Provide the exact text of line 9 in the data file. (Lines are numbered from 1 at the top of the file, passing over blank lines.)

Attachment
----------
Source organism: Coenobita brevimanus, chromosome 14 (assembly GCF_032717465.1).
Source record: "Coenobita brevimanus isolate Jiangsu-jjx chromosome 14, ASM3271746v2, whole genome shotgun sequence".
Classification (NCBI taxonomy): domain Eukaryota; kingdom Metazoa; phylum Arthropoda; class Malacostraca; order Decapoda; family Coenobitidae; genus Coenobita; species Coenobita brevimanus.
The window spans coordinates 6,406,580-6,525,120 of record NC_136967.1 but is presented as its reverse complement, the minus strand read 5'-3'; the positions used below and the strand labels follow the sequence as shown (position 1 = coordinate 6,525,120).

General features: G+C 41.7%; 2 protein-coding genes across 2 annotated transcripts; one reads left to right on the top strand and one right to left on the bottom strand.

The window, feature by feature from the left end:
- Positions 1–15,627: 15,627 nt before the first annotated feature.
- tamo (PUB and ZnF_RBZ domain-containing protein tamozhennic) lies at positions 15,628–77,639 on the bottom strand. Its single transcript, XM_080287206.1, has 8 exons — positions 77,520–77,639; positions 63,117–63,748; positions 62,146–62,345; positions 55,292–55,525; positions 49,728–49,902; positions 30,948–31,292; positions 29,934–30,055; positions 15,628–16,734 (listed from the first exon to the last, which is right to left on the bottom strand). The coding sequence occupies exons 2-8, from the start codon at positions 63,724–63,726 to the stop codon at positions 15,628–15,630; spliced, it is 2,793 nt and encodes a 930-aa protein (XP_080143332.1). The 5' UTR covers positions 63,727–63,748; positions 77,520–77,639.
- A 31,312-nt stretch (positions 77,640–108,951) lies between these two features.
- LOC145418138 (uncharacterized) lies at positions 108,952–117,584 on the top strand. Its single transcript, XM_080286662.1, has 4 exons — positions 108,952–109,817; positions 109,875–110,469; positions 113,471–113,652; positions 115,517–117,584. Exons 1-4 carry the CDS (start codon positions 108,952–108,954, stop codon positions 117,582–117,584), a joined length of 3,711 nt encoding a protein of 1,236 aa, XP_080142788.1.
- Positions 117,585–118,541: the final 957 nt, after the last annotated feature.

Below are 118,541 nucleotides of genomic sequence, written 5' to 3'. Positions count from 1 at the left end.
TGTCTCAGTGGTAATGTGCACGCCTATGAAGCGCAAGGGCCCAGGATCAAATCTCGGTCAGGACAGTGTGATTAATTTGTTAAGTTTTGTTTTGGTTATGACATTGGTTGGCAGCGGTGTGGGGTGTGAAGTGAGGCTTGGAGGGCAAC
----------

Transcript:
- A 31,312-nt stretch (positions 77,640–108,951) lies between these two features.